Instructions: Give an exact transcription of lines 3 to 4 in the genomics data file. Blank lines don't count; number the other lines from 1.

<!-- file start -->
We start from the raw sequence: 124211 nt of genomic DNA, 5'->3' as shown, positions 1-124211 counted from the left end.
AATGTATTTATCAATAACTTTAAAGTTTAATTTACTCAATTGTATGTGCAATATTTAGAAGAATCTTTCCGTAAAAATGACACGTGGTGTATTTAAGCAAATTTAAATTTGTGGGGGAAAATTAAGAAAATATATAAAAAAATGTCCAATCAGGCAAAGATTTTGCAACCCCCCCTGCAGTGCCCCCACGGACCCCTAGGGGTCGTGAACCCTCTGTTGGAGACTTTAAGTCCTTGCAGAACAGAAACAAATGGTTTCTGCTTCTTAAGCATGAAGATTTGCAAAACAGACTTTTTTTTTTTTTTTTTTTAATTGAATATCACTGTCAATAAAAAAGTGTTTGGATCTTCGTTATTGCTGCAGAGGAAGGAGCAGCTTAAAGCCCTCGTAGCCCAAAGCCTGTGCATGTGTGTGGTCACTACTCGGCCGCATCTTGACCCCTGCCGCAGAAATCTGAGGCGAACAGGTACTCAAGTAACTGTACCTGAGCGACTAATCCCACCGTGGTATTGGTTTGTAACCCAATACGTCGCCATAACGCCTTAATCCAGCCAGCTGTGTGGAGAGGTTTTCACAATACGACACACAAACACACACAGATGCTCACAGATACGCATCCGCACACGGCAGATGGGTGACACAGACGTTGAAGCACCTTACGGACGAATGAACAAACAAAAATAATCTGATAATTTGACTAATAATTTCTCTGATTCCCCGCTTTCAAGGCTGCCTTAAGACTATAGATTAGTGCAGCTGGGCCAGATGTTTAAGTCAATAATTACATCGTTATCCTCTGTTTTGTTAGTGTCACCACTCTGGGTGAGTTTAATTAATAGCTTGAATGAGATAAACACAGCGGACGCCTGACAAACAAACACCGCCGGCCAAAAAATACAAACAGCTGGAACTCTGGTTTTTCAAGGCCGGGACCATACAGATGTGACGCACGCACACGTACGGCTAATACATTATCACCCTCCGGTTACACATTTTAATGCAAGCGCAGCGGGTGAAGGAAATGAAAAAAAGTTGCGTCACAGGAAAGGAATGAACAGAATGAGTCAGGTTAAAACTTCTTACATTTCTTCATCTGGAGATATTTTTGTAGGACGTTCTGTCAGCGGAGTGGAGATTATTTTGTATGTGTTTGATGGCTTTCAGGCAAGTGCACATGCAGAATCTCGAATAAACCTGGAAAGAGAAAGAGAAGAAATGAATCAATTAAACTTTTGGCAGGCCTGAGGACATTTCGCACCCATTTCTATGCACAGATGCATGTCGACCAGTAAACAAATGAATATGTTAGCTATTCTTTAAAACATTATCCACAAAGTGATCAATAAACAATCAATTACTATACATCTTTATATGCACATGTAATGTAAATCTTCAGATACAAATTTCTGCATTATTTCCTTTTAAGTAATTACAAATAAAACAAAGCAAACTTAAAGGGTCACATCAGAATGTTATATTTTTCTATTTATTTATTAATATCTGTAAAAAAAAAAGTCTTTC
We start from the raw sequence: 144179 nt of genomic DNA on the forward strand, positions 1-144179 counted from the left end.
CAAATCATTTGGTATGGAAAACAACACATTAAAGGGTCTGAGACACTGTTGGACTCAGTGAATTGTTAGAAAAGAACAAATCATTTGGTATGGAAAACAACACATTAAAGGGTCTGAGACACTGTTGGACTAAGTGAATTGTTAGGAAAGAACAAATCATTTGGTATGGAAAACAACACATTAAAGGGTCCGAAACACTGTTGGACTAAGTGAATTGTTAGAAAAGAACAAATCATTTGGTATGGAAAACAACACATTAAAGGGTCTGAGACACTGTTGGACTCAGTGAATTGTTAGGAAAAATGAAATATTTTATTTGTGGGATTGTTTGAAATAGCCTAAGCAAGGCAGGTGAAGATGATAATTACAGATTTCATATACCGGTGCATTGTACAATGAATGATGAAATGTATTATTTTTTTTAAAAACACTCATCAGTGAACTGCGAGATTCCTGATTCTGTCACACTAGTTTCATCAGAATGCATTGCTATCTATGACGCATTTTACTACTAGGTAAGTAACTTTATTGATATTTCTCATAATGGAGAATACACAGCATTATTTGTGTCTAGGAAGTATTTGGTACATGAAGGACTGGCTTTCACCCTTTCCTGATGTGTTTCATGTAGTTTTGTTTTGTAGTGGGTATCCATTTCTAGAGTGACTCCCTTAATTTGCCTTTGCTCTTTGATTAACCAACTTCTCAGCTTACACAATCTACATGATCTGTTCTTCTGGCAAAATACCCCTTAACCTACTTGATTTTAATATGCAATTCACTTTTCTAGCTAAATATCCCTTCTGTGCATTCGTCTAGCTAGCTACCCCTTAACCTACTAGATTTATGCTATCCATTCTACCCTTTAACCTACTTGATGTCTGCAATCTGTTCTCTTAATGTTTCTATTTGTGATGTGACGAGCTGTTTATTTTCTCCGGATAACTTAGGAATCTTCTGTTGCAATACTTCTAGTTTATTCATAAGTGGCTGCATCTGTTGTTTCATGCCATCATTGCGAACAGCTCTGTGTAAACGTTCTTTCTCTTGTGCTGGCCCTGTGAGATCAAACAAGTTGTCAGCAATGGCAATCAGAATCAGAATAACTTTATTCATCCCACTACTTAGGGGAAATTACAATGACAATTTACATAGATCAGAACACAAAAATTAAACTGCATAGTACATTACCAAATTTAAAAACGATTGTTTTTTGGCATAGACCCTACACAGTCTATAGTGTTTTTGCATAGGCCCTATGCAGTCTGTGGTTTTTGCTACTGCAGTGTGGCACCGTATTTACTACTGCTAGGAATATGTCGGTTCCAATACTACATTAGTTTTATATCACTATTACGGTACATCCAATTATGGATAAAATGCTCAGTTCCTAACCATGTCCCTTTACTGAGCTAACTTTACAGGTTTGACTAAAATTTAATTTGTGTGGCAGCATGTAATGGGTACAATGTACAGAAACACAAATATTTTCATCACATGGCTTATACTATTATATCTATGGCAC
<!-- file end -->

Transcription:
We start from the raw sequence: 144179 nt of genomic DNA on the forward strand, positions 1-144179 counted from the left end.
CAAATCATTTGGTATGGAAAACAACACATTAAAGGGTCTGAGACACTGTTGGACTCAGTGAATTGTTAGAAAAGAACAAATCATTTGGTATGGAAAACAACACATTAAAGGGTCTGAGACACTGTTGGACTAAGTGAATTGTTAGGAAAGAACAAATCATTTGGTATGGAAAACAACACATTAAAGGGTCCGAAACACTGTTGGACTAAGTGAATTGTTAGAAAAGAACAAATCATTTGGTATGGAAAACAACACATTAAAGGGTCTGAGACACTGTTGGACTCAGTGAATTGTTAGGAAAAATGAAATATTTTATTTGTGGGATTGTTTGAAATAGCCTAAGCAAGGCAGGTGAAGATGATAATTACAGATTTCATATACCGGTGCATTGTACAATGAATGATGAAATGTATTATTTTTTTTAAAAACACTCATCAGTGAACTGCGAGATTCCTGATTCTGTCACACTAGTTTCATCAGAATGCATTGCTATCTATGACGCATTTTACTACTAGGTAAGTAACTTTATTGATATTTCTCATAATGGAGAATACACAGCATTATTTGTGTCTAGGAAGTATTTGGTACATGAAGGACTGGCTTTCACCCTTTCCTGATGTGTTTCATGTAGTTTTGTTTTGTAGTGGGTATCCATTTCTAGAGTGACTCCCTTAATTTGCCTTTGCTCTTTGATTAACCAACTTCTCAGCTTACACAATCTACATGATCTGTTCTTCTGGCAAAATACCCCTTAACCTACTTGATTTTAATATGCAATTCACTTTTCTAGCTAAATATCCCTTCTGTGCATTCGTCTAGCTAGCTACCCCTTAACCTACTAGATTTATGCTATCCATTCTACCCTTTAACCTACTTGATGTCTGCAATCTGTTCTCTTAATGTTTCTATTTGTGATGTGACGAGCTGTTTATTTTCTCCGGATAACTTAGGAATCTTCTGTTGCAATACTTCTAGTTTATTCATAAGTGGCTGCATCTGTTGTTTCATGCCATCATTGCGAACAGCTCTGTGTAAACGTTCTTTCTCTTGTGCTGGCCCTGTGAGATCAAACAAGTTGTCAGCAATGGCAATCAGAATCAGAATAACTTTATTCATCCCACTACTTAGGGGAAATTACAATGACAATTTACATAGATCAGAACACAAAAATTAAACTGCATAGTACATTACCAAATTTAAAAACGATTGTTTTTTGGCATAGACCCTACACAGTCTATAGTGTTTTTGCATAGGCCCTATGCAGTCTGTGGTTTTTGCTACTGCAGTGTGGCACCGTATTTACTACTGCTAGGAATATGTCGGTTCCAATACTACATTAGTTTTATATCACTATTACGGTACATCCAATTATGGATAAAATGCTCAGTTCCTAACCATGTCCCTTTACTGAGCTAACTTTACAGGTTTGACTAAAATTTAATTTGTGTGGCAGCATGTAATGGGTACAATGTACAGAAACACAAATATTTTCATCACATGGCTTATACTATTATATCTATGGCAC